94. <p>The
  95. idea of “structurelessness,” however, has moved from a healthy
  96. counter to those tendencies to becoming a goddess in its own right. The
  97. idea is as little examined as the term is much used, but it has become
  98. an intrinsic and unquestioned part of women’s liberation ideology. For
  99. the early development of the movement this did not much matter. It early
  100. defined its main goal, and its main method, as consciousness-raising,
  101. and the “structureless” rap group was an excellent means to
  102. this end. The looseness and informality of it encouraged participation
  103. in discussion, and its often supportive atmosphere elicited personal insight.
  104. If nothing more concrete than personal insight ever resulted from these
  105. groups, that did not much matter, because their purpose did not really
  106. extend beyond this.
  107. </p>
  108. <p>The
  109. basic problems didn’t appear until individual rap groups exhausted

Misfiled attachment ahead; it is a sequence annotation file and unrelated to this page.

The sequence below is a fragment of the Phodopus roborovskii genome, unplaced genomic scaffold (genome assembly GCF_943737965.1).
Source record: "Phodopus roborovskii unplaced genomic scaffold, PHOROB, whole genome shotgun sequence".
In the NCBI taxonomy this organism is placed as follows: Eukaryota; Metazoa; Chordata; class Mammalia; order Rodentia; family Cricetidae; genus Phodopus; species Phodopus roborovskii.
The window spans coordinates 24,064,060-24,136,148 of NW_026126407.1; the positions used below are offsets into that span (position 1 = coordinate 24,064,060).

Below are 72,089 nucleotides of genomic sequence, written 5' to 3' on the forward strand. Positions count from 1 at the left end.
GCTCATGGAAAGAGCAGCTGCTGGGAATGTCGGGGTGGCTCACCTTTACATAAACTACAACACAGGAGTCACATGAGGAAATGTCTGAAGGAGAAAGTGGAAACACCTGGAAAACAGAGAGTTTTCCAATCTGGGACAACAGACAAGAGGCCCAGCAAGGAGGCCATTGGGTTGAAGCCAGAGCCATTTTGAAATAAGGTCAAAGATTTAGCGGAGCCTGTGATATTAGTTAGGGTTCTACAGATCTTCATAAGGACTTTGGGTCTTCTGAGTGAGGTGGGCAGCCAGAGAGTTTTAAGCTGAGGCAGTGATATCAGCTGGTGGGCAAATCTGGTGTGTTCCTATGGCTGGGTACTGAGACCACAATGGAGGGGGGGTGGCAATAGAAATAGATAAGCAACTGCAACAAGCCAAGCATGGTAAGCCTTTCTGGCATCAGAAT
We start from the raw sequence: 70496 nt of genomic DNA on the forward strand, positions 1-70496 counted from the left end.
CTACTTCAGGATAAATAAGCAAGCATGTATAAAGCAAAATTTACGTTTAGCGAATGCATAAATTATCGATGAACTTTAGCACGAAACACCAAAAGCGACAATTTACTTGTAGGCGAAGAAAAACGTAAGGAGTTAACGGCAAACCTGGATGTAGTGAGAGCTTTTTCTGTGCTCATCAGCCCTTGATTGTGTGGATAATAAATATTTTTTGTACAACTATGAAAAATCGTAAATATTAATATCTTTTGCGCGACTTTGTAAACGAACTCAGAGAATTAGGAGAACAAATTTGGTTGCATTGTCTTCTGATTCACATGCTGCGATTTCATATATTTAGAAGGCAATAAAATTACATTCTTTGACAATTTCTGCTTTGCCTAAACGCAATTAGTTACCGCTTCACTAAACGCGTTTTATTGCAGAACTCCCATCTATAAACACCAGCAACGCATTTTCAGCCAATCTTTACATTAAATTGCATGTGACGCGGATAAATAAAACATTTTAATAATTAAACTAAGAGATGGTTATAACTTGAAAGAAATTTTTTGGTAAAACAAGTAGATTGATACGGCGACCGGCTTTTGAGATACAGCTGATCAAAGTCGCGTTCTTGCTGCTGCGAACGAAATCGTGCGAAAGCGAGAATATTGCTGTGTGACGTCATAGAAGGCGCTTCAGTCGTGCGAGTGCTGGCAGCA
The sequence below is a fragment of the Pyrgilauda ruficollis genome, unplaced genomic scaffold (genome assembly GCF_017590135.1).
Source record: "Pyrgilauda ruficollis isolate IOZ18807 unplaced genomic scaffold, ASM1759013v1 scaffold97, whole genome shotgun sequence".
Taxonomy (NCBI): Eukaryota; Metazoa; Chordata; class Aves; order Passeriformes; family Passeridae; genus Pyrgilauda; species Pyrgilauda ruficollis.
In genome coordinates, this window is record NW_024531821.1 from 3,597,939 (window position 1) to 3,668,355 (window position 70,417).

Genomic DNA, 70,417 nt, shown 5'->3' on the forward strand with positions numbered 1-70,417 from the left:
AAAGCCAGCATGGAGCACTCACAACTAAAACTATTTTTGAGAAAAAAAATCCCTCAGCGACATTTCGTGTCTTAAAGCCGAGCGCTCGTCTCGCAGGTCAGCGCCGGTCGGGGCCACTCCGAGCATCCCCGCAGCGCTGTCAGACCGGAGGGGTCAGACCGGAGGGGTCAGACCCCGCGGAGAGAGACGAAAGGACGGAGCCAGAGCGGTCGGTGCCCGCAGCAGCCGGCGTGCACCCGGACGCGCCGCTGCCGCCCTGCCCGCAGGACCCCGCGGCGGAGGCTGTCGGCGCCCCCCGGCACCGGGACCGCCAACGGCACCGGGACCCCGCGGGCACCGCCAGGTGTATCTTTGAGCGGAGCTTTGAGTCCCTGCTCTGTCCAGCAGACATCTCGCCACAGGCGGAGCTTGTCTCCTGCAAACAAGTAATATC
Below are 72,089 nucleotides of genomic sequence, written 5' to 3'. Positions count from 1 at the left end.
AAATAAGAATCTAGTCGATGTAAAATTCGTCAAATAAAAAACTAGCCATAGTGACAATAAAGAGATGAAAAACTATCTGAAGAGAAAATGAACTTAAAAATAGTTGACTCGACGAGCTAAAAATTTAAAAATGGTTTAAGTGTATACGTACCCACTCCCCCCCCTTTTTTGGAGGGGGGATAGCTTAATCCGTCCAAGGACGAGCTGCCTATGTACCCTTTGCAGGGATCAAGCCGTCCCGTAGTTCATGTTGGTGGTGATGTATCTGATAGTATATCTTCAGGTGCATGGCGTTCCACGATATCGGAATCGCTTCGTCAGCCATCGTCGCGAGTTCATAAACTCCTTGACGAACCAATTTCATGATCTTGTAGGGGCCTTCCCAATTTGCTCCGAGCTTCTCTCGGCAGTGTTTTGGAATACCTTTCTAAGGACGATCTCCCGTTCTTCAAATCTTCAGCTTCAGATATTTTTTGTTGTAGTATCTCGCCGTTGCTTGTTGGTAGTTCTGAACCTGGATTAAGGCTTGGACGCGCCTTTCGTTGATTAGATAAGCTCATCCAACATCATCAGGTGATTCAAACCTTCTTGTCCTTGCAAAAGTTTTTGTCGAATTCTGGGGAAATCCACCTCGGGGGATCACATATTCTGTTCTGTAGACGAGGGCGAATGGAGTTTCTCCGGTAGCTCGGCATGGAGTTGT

110. the virtues of consciousness-raising and decided they wanted to do
  111. something more specific. At this point they usually foundered because
  112. most groups were unwilling to change their structure when they changed
  113. their tasks. Women had thoroughly accepted the idea of “structurelessness” without
  114. realizing the limitations of its uses. People would try to use the “structureless” group
  115. and the informal conference for purposes for which they were unsuitable
  116. out of a blind belief that no other means could possibly be anything
  117. but oppressive.
  118. </p>
  119. <p>If
  120. the movement is to grow beyond these elementary stages of development,
  121. it will have to disabuse itself of some of its prejudices about organization
  122. and structure. There is nothing inherently bad about either of these.
  123. They can be and often are misused, but to reject them out of hand because
  124. they are misused is to deny ourselves the necessary tools to further
  125. development. We need to understand why “structurelessness” does
  126. not work.</p>
  128. <p>Contrary
  129. to what we would like to believe, there is no such thing as a structureless
  130. group. Any group of people of whatever nature that comes together for